Credit Card Programs Are Stressed. Are You Prepared for Tomorrow?

Understanding the changing landscape of credit cards is critical for growing a prudent, profitable program.

 
 

The past two years have been difficult for credit unions. Operating earnings are under pressure, special assessments have been substantial, and the credit quality of our members – although better than the banking industry – has not been as strong as we hoped. In this environment, it is no surprise many credit union credit card programs are also underperforming.

On a positive note, however, over the past few years the credit union industry has reversed some long-term declining trends in its card business. Specifically, total accounts showed modest growth and total balances substantial growth.

This growth was driven more by increasing balance per account (up almost 30% since 2005 to more than $2,500 today) than by adding new accounts (up only 5% over the same period). Rather than signing up new card holders, the industry has been getting existing card holders to use it for more of their borrowing.

Critically, this growth came during a period when credit risks escalated and, at least in the past year or two, when large banks pulled back and issued less credit. Examining credit quality in these programs illuminates cause for some concern.

Charge-offs have increased throughout the industry. As any meaningful improvement is contingent upon a reversal of unemployment rates and not expected until 2011, it does not seem to be the time for optimism in industry forecasts. Aside from the obvious – that credit unions exist within the larger economy – this also raises the more strategic question of whether any specific credit union has a good handle on its program's profitability and the management protocols in place to manage its portfolio proactively.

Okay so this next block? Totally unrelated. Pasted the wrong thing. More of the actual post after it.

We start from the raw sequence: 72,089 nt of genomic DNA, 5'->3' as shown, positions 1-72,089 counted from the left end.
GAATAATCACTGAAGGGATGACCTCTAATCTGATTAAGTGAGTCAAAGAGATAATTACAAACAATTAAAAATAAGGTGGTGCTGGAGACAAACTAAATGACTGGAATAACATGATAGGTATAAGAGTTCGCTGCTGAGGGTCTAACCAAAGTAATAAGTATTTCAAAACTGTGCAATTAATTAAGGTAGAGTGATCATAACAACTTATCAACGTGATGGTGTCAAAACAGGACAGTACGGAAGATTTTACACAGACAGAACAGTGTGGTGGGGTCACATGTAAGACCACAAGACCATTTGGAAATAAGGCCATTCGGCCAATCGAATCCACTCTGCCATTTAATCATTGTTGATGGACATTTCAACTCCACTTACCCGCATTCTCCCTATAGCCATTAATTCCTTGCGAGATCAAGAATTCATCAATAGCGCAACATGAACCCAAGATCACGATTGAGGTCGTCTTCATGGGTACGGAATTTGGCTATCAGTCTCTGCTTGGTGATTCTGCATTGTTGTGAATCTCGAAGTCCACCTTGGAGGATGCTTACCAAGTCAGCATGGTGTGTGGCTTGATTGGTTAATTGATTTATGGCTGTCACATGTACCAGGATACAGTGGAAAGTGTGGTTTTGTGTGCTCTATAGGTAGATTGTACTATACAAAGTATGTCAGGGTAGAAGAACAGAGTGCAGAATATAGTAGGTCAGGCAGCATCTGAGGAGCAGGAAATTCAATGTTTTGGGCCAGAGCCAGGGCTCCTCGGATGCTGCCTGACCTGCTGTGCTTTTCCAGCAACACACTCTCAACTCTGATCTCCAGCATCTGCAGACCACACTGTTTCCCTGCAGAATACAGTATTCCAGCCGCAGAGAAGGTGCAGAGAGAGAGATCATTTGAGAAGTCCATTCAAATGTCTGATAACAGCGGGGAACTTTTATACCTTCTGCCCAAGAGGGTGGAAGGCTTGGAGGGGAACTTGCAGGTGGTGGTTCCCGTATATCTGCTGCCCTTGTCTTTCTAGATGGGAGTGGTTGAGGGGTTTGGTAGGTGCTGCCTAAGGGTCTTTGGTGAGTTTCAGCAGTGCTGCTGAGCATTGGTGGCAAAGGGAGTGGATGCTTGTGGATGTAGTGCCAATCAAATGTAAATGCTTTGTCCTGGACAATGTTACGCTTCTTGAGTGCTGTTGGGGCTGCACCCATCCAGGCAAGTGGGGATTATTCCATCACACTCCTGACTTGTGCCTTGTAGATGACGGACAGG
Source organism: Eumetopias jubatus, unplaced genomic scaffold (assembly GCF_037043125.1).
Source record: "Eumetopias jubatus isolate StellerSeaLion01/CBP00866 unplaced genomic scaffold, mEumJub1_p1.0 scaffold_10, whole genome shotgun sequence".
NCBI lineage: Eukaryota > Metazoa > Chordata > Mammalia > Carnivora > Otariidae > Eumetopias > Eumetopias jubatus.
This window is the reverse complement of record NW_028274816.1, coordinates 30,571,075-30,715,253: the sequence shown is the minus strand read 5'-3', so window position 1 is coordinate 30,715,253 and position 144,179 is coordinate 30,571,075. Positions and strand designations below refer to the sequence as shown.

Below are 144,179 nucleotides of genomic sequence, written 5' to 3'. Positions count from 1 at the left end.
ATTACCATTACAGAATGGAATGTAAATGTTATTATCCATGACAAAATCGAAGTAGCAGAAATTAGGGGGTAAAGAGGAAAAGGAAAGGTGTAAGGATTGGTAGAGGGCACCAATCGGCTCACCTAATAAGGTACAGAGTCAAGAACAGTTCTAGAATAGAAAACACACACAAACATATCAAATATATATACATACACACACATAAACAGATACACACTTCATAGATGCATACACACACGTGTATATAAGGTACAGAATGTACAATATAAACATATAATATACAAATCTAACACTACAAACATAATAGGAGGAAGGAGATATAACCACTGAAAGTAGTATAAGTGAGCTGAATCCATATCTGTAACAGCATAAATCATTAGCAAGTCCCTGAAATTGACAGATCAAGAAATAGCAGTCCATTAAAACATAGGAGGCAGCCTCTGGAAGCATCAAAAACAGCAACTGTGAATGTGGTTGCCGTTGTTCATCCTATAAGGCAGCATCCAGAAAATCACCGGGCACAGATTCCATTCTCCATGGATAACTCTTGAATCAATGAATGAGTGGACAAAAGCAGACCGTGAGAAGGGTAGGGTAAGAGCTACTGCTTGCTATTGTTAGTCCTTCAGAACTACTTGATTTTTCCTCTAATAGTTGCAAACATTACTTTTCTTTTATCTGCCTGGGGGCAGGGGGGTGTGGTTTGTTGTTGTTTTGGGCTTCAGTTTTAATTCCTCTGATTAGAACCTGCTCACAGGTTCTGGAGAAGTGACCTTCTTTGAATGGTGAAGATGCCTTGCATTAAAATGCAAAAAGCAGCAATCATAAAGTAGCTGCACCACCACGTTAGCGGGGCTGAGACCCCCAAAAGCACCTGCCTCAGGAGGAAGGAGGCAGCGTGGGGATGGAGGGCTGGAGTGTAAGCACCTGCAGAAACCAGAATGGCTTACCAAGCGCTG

Based on NCUA data and related benchmarks, an estimated 15% of 4,000 credit union credit card programs are losing money.

On top of this, the CARD Act is expected to further drag down future period profitability. With its near-elimination of overlimit fees, constraints of repricing (especially fixed rate products), additional compliance burdens, and increasing expenses, the CARD Act is expected to reduce card ROA by another 1-2% of balances. That alone could push 1-in-3 (or more) card programs into losing money. Is there a credit union that feels its overall earnings picture has room for a money-losing card program?

Credit unions must strengthen their card program management practices. The management team and operational staff need to spend the time to understand the changing landscape for this product, put in place the scorecards necessary to track their programs regularly, and ensure they have realistic expectations for these programs over the next few years. Growing a credit card program is easy in this environment; growing it prudently and profitably is more challenging.

 

 

 

March 1, 2010


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